The Army is issuing Soldiers a new small arms 5.56 ammunition magazine designed expressly for the M4/M4A1 carbine and M16 family of weapons.
The 2nd Battalion, 75th Ranger Regiment from Joint Base Lewis-McChord, WA, was the first unit to receive the new “Enhanced Performance Magazine (EPM), as free issue In July,” said Anthony Cautero, Assistant Product Manager for the M4/M4A1 Carbine.
Other units are acquiring smaller quantities through the standard supply system.
Cautero said the regiment received 6,800 magazines in July.
More than 49,000 of the new magazines will be issued to other units at JBLM before the end of the year, he said.
Army engineers and scientists optimized the EPM to work with the M4/M4A1, M16 rifle, and standard military 5.56mm small arms round, the M855A1.
The M855A1, known also as the Enhanced Performance Round (EPR), has been in use since 2010.
Following the EPR’s release, engineering tests of M4/M16 rifles firing the M855A1 showed that the weapons were sensitive to the EPR’s steel tip.
A Picatinny Arsenal, N.J. engineering team subsequently made a design change to the magazine that corrected this issue.
The EPM eliminates weapon wear caused by the steel-tipped M855A1 at the upper receiver/barrel extension interface, a condition discovered during laboratory testing.
Soldiers insert the EPM into the magazine well of a carbine’s lower receiver that positions rounds for feeding.
The forward moving bolt and bolt carrier assembly strips the rounds from the magazine and feeds them smoothly into the chamber for firing.
Soldiers also can use the new magazine with the previous standard military 5.56mm round, the M855.
The EPM is tan-colored and has a blue-gray follower. The latter is the spring-loaded plastic component that positions each round up into the lower receiver of the weapon. Each magazine holds a maximum of 30 rounds.
Tests show that the EPM increases system reliability and durability.
It also ensures optimal performance in M4/M4A1 and M16 weapons when used with the EPM and EPR, Cautero said.
The Army expects to field more than 1.8 million of the new magazines over the next 12 months.
Center Industries of Wichita, Kansas, is the manufacturer.
Cautero said the Army has received more than 700,000 of the new magazines from the company to date.
When the Korean War erupted on June 25, 1950 — 68 years ago in June 2018 — Master Sgt. Thomas B. Hutton soon found himself serving there with the Eighth U.S. Army as a first sergeant in an automotive maintenance unit, duty that gave him a rare chance to see the land and people of Korea up close as the country went about its daily life amid the privations and perils of war.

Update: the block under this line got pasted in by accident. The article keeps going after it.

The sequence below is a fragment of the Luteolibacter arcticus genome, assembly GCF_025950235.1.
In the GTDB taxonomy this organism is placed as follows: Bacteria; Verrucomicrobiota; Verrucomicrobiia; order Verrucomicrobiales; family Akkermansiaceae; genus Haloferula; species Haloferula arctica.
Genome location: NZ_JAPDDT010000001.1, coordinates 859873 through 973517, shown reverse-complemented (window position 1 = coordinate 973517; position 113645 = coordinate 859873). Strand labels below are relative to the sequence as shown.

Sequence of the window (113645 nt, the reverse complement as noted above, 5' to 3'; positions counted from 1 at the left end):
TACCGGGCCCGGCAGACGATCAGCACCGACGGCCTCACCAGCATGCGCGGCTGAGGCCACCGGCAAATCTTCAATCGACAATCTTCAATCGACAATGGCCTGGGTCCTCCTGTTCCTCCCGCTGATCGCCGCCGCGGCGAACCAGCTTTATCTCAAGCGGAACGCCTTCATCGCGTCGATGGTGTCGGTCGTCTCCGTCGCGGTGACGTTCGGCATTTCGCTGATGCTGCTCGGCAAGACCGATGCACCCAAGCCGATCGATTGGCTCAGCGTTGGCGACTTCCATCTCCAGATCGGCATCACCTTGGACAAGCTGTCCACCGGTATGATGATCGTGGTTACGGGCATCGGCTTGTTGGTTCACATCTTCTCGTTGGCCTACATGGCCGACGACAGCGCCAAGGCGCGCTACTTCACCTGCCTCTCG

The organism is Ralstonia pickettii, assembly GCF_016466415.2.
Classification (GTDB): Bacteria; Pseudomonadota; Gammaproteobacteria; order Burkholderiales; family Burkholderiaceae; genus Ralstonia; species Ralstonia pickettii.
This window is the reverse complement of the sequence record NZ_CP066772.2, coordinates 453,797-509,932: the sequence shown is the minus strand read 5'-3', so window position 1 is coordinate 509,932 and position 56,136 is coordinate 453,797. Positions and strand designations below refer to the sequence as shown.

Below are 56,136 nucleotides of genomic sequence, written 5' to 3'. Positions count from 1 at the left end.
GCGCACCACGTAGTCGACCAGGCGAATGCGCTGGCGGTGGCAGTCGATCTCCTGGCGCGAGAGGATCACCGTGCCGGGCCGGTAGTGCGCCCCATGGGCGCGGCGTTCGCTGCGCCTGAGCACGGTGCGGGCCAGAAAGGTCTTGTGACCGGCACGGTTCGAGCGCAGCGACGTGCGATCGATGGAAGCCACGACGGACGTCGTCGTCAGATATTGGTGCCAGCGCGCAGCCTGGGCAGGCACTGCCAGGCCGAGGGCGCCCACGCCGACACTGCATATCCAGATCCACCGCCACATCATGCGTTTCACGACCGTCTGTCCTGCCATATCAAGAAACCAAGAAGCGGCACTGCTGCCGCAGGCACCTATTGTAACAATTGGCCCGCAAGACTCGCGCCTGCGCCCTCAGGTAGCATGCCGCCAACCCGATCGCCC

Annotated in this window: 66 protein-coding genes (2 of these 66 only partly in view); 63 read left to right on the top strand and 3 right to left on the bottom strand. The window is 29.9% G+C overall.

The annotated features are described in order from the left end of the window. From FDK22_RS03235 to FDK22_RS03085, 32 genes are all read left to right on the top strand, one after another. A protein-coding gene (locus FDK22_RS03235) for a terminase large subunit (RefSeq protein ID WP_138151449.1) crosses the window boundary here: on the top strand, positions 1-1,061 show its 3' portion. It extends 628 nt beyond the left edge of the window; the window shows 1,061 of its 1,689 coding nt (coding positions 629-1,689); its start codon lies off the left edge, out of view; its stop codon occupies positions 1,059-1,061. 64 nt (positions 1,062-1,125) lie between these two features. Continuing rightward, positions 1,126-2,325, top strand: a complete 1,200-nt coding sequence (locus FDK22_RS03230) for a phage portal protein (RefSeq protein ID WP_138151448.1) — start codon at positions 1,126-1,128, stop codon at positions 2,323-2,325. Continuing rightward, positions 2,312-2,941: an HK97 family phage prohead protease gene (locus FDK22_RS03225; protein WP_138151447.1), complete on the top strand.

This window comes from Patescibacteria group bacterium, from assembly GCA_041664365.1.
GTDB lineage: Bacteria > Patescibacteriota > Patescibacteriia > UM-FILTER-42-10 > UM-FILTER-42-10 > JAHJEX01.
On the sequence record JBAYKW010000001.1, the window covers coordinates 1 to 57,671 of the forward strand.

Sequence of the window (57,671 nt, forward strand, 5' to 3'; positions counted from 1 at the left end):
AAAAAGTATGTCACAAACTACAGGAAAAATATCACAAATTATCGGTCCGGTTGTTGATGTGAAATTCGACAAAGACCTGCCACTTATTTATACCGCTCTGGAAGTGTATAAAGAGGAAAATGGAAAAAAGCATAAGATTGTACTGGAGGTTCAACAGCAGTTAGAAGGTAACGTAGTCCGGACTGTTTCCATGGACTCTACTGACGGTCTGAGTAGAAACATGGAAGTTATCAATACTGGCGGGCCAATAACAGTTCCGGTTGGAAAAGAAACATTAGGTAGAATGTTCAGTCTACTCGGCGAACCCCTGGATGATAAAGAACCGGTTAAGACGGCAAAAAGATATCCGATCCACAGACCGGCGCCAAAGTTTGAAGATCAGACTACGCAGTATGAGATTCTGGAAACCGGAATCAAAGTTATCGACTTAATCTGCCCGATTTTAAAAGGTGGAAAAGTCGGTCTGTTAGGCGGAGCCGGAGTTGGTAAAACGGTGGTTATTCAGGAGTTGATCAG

Hutton was an avid photographer and during 1952, he turned his 35 mm lens to preserving what he saw, snapping hundreds of photos — in color — that afford a rare look and feel of the country at that time.
The photos show ordinary people — country folk and city dwellers — going about their daily tasks — washing clothes in a river, bustling past a railroad station, making their way down a country road, standing in a rice field and watching a passing train haul tanks to some distant railhead.
Hutton died in 1988 and hundreds of his slides ended up in the Texas home of one of his daughters. As it happened, her son was Army Col. Brandon D. Newton, who until June 2018, served two years as commander of U.S. Army Garrison Red Cloud and Area I. He’d digitized his grandfather’s Korean War photos, kept them on his smartphone, and one day in 2017 showed them to a Korean Army sergeant major who sat next to him at an informal dinner.
(U.S. Army photo)
The sergeant major was amazed. Color photos of the Korean War were rare enough, but these truly captured Korea’s history. They showed what the country looked like. What the people looked like. And they even included rare shots of some of the earliest members of two organizations that are part of the U.S.-South Korean military alliance to this day: the Korean Service Corps and the KATUSAs — South Korean Soldiers who serve shoulder-to-shoulder with U.S. Soldiers in U.S. Army units in Korea.
When the sergeant major asked Newton if he’d be willing to donate the photos to the Korean Army, Newton immediately said yes and soon gave the slides — 239 images — to the Korean Army.
The Korean Army was thrilled and got right to work on trying to pin down where the photos were taken and just what they showed. To get it right, they enlisted the aid of professors, museum curators and other experts.
Then on June 5, 2018 Newton, his wife and son were the guests of the Korean Army’s Personnel Command in Gyeryong, South Chungcheong Province, for an exhibition of some of Hutton’s photos and a ceremony marking the donation.
(U.S. Army photo)
The photos will be preserved in the Korean army’s official archives and copies would be distributed to museums and other institutions, the Korean army said during the ceremony.
During brief remarks at the ceremony, Newton said of the photos:
“First, they provide a very accurate and important history of what Korea was like in 1952, not just for the American Army, the Eighth Army, but also for the ROK army, Korean Service Corps and the KATUSAs. Second — most importantly — they demonstrate the strength of the alliance and an alliance that’s been in place for 68 years. And it helps us understand that our alliance is not just about the relationship between the militaries but also between our people, between the people of the United States of America and the people of the Republic of Korea. It’s a relationship that not only is about our service today but it’s about spanning generations from grandfathers and fathers and sons.”
Video posted on YouTube and numerous social media sites appears to show a Kilo-class attack submarine in very close proximity to a raging fire with thick black smoke.
The footage was filmed in the Pacific port city of Vladivostok, home of the Russian Navy’s Black Sea Fleet. Five submarines and a number of vessels are seen moored in close proximity to one another. Two submarines are very close to the blaze, with the fire possibly touching at least one submarine.